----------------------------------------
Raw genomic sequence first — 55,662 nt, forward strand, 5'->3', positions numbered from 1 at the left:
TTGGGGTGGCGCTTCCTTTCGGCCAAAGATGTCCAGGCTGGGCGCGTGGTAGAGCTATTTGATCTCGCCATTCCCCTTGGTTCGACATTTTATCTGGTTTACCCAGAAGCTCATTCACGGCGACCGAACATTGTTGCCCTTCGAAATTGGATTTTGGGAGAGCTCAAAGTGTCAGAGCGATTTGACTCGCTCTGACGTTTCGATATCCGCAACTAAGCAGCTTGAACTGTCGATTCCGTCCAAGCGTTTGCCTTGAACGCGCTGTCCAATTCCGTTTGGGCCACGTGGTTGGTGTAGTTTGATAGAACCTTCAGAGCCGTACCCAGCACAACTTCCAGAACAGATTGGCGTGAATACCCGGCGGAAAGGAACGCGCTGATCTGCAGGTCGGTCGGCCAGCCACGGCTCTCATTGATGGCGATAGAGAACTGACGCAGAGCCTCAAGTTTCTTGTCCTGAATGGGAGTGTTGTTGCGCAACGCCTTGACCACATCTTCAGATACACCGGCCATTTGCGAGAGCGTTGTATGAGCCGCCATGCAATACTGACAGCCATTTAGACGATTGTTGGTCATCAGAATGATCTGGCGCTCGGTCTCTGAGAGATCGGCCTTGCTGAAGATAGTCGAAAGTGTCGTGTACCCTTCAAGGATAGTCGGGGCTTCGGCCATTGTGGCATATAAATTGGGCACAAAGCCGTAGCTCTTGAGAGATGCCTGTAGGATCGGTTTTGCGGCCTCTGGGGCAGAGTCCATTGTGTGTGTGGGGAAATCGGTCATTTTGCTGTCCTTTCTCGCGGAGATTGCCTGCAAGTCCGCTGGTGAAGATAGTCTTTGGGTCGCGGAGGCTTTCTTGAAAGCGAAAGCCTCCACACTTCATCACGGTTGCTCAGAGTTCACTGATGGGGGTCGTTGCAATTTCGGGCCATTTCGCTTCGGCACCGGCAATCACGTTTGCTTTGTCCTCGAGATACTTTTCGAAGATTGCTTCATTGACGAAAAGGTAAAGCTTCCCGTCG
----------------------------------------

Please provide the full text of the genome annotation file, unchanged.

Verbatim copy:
Raw genomic sequence first — 55,662 nt, forward strand, 5'->3', positions numbered from 1 at the left:
TTGGGGTGGCGCTTCCTTTCGGCCAAAGATGTCCAGGCTGGGCGCGTGGTAGAGCTATTTGATCTCGCCATTCCCCTTGGTTCGACATTTTATCTGGTTTACCCAGAAGCTCATTCACGGCGACCGAACATTGTTGCCCTTCGAAATTGGATTTTGGGAGAGCTCAAAGTGTCAGAGCGATTTGACTCGCTCTGACGTTTCGATATCCGCAACTAAGCAGCTTGAACTGTCGATTCCGTCCAAGCGTTTGCCTTGAACGCGCTGTCCAATTCCGTTTGGGCCACGTGGTTGGTGTAGTTTGATAGAACCTTCAGAGCCGTACCCAGCACAACTTCCAGAACAGATTGGCGTGAATACCCGGCGGAAAGGAACGCGCTGATCTGCAGGTCGGTCGGCCAGCCACGGCTCTCATTGATGGCGATAGAGAACTGACGCAGAGCCTCAAGTTTCTTGTCCTGAATGGGAGTGTTGTTGCGCAACGCCTTGACCACATCTTCAGATACACCGGCCATTTGCGAGAGCGTTGTATGAGCCGCCATGCAATACTGACAGCCATTTAGACGATTGTTGGTCATCAGAATGATCTGGCGCTCGGTCTCTGAGAGATCGGCCTTGCTGAAGATAGTCGAAAGTGTCGTGTACCCTTCAAGGATAGTCGGGGCTTCGGCCATTGTGGCATATAAATTGGGCACAAAGCCGTAGCTCTTGAGAGATGCCTGTAGGATCGGTTTTGCGGCCTCTGGGGCAGAGTCCATTGTGTGTGTGGGGAAATCGGTCATTTTGCTGTCCTTTCTCGCGGAGATTGCCTGCAAGTCCGCTGGTGAAGATAGTCTTTGGGTCGCGGAGGCTTTCTTGAAAGCGAAAGCCTCCACACTTCATCACGGTTGCTCAGAGTTCACTGATGGGGGTCGTTGCAATTTCGGGCCATTTCGCTTCGGCACCGGCAATCACGTTTGCTTTGTCCTCGAGATACTTTTCGAAGATTGCTTCATTGACGAAAAGGTAAAGCTTCCCGTCG